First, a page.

As all gardeners know, creating a beautiful oasis is often more to do with foreward planning than actually enjoying a space for what it is right now. Of course, it’s vital to actually get out and enjoy your garden, to take a seat and watch the world go by; after all, if we didn’t do this, would we want to garden at all? But, for the most part, the actually gardening aspect is about growing things for the season ahead, clearing the mess to make way for other plants and always having a slight eye on what’s ahead, whether it’s the coming weekend, the next month or even the following year.
With this in the back of my mind, I’m already planning for next year. I’ve popped in some California poppy and sweet pea seeds, I’ve turned the compost heap and a couple of winter pots are already planted up with violas and pansies so they can get a head start before the frosts begin (though, saying that London did not have ONE frost last year!) But, as many of you know, there’s more to it than that for me as, within the next year, I’ll moving. So, after over a decade here, I’ll be cutting, splitting, potting and shifting my beloved plants to a brand new space. As long as I find a house in the next 3/4 months, the time of year couldn’t be more perfect for moving plants. I’m clinging onto that fact. Though when I’ve got hundreds of plants in pots awaiting to their new home, I may wish I’d left everything behind! It’s not only your plants to think about either, because hard landscaping and, indeed, garden furniture, also needs thinking about at this time of year.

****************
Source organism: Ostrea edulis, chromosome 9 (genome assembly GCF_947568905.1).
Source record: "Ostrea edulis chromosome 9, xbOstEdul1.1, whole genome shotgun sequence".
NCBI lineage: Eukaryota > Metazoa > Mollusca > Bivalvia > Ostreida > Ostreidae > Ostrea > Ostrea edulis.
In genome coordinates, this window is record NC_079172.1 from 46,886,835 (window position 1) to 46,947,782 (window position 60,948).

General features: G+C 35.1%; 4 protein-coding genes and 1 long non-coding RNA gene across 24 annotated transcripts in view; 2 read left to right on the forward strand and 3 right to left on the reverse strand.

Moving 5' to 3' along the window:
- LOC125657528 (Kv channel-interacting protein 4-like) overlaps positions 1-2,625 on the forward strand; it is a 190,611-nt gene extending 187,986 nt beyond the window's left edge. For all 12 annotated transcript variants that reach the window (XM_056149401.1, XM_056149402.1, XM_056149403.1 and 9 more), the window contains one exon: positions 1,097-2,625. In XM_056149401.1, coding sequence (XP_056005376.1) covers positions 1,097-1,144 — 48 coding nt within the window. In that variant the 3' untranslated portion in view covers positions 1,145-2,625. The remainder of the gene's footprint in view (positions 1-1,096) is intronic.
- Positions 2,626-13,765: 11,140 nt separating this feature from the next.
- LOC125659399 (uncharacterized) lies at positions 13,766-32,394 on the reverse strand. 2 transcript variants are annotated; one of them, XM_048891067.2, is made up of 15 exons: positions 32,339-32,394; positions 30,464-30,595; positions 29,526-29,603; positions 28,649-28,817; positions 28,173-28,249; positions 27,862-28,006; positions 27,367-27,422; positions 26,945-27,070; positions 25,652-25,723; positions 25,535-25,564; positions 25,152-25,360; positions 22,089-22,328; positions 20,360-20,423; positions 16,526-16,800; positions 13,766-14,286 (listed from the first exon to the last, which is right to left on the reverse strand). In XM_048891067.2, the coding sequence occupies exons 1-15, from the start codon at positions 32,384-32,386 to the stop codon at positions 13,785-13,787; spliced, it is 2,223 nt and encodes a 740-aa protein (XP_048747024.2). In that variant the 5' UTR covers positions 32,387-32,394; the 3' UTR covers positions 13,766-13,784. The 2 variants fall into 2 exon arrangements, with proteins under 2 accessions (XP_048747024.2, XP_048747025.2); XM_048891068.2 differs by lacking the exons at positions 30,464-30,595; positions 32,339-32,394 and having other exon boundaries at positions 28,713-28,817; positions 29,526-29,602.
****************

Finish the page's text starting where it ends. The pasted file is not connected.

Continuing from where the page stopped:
So, start planning ahead by:
- Planting hardy annuals. Most annuals need to be planted out in spring, but there are some that can be started now. As long as they’re protected from frosts, they’ll get a head start on next year’s seedlings, giving you early flowers. I’ve got California poppies, sweet peas and hollyhocks germinating on pots outside. As the first frosts arrive, they’ll be moved to a cool and protected greenhouse until Spring 2015.
- Planting your bulbs. It’s October, so the best season for planting bulbs is already over. However, the soil’s still relatively warm so you can still pop them in, but do so sooner rather than later. With the wetter winters we’ve been having lately, it’s a good idea to add a little well draining material to your holes to ensure brand new bulbs don’t rot.
- Organising your borders. Soon, dormancy will come to most plants, with deciduous shrubs losing their leaves and herbaceous perennials dying away. Before this happens, make a note of where everything is so you can lift, split and replant when the weather’s cooled and plants have gone to sleep.
- Treating yourself to something new. I know you’ll think I’m mad, but with summer now ended, there’s always some good bargains to be had for garden accessories and furniture. There’s also nothing quite like having something shiny and new to help wish away those winter months. If you’re looking for some beautiful outdoor rattan furniture, Garden Store Direct has some very reasonable sets. A treat now will make next summer even more enjoyable.
- Turning your compost heap. Every garden should have a compost heap – really. Think how much waste you would’t have to throw out if you could put it on your compost and make BRAND NEW GORGEOUS SOIL! Now is one of the best times to turn you heap. A lot of people believe it’s an ideal job for winter, but this isn’t so if you want to protect wildlife. LOTS of creatures crawl into compost heaps to hibernate and protect themselves from the frosts. Turning it now not only allows you to mine that black gold to spread across borders and allow the cold weather to break it down, but means you won’t have to worry about accidentally killing a hibernating frog or two.